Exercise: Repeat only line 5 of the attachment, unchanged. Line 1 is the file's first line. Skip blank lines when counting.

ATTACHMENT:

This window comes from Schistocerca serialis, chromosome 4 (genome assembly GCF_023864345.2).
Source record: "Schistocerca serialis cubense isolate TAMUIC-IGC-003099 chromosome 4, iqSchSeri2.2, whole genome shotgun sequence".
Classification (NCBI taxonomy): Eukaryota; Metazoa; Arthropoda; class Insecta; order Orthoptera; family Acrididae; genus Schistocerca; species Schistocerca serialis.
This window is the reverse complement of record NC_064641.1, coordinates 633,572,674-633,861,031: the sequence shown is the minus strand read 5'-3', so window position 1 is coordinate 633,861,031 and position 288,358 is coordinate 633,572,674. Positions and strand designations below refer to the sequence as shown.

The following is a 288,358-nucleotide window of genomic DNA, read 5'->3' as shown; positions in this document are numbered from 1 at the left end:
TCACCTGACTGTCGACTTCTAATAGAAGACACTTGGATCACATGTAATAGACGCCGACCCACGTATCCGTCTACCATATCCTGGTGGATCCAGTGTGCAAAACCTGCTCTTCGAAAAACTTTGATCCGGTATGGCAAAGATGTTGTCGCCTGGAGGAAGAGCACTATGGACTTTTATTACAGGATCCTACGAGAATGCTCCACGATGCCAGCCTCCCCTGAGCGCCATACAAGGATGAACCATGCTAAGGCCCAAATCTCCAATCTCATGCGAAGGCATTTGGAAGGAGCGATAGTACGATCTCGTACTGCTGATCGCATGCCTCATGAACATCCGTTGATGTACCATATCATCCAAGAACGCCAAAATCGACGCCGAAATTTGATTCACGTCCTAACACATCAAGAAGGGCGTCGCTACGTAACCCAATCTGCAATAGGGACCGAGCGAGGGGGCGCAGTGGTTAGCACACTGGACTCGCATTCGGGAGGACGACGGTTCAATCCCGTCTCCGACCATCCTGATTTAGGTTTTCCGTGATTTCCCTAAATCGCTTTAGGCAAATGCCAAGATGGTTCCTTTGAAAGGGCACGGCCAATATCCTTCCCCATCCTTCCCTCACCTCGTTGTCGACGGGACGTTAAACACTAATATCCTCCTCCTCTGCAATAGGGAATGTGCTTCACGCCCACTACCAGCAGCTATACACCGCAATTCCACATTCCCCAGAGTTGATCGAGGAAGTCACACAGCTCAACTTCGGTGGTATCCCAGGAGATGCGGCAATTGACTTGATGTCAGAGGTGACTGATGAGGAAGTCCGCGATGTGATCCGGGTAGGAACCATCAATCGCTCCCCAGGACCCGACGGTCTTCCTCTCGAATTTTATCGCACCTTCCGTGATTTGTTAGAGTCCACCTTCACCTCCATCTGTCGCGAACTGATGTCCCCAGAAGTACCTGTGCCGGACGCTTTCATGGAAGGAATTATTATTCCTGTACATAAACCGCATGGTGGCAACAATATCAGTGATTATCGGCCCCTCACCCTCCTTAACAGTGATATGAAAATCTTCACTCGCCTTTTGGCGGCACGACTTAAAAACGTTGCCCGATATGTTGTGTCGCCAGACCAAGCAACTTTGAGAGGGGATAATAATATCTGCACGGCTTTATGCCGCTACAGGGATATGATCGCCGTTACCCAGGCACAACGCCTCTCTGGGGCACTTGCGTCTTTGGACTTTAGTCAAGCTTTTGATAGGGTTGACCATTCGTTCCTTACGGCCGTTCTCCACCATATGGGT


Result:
The following is a 288,358-nucleotide window of genomic DNA, read 5'->3' as shown; positions in this document are numbered from 1 at the left end: